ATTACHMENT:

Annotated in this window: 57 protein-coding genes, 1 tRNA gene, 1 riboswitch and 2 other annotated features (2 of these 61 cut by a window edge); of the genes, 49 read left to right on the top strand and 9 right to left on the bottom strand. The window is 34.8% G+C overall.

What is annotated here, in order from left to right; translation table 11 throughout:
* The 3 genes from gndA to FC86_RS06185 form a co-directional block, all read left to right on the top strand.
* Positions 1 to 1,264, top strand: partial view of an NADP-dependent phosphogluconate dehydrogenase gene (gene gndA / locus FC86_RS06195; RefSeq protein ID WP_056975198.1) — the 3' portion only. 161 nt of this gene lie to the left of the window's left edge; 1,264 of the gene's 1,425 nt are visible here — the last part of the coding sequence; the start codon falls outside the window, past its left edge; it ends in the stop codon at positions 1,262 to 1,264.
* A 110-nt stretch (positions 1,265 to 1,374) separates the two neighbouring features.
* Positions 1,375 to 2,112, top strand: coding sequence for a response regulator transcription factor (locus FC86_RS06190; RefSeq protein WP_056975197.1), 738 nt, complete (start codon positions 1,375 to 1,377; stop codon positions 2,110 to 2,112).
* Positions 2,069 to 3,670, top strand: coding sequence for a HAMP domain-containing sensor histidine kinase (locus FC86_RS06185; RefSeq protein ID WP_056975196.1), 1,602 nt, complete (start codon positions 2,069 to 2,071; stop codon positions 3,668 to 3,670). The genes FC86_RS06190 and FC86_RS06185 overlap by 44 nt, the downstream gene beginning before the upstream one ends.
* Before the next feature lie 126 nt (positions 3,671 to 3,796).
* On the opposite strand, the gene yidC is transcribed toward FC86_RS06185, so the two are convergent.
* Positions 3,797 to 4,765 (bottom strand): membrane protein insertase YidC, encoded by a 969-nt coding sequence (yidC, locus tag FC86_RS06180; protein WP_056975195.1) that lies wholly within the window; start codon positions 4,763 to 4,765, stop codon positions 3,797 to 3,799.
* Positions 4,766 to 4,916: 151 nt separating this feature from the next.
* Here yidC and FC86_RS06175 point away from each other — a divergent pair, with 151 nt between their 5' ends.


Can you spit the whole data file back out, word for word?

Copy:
Annotated in this window: 57 protein-coding genes, 1 tRNA gene, 1 riboswitch and 2 other annotated features (2 of these 61 cut by a window edge); of the genes, 49 read left to right on the top strand and 9 right to left on the bottom strand. The window is 34.8% G+C overall.

What is annotated here, in order from left to right; translation table 11 throughout:
* The 3 genes from gndA to FC86_RS06185 form a co-directional block, all read left to right on the top strand.
* Positions 1 to 1,264, top strand: partial view of an NADP-dependent phosphogluconate dehydrogenase gene (gene gndA / locus FC86_RS06195; RefSeq protein ID WP_056975198.1) — the 3' portion only. 161 nt of this gene lie to the left of the window's left edge; 1,264 of the gene's 1,425 nt are visible here — the last part of the coding sequence; the start codon falls outside the window, past its left edge; it ends in the stop codon at positions 1,262 to 1,264.
* A 110-nt stretch (positions 1,265 to 1,374) separates the two neighbouring features.
* Positions 1,375 to 2,112, top strand: coding sequence for a response regulator transcription factor (locus FC86_RS06190; RefSeq protein WP_056975197.1), 738 nt, complete (start codon positions 1,375 to 1,377; stop codon positions 2,110 to 2,112).
* Positions 2,069 to 3,670, top strand: coding sequence for a HAMP domain-containing sensor histidine kinase (locus FC86_RS06185; RefSeq protein ID WP_056975196.1), 1,602 nt, complete (start codon positions 2,069 to 2,071; stop codon positions 3,668 to 3,670). The genes FC86_RS06190 and FC86_RS06185 overlap by 44 nt, the downstream gene beginning before the upstream one ends.
* Before the next feature lie 126 nt (positions 3,671 to 3,796).
* On the opposite strand, the gene yidC is transcribed toward FC86_RS06185, so the two are convergent.
* Positions 3,797 to 4,765 (bottom strand): membrane protein insertase YidC, encoded by a 969-nt coding sequence (yidC, locus tag FC86_RS06180; protein WP_056975195.1) that lies wholly within the window; start codon positions 4,763 to 4,765, stop codon positions 3,797 to 3,799.
* Positions 4,766 to 4,916: 151 nt separating this feature from the next.
* Here yidC and FC86_RS06175 point away from each other — a divergent pair, with 151 nt between their 5' ends.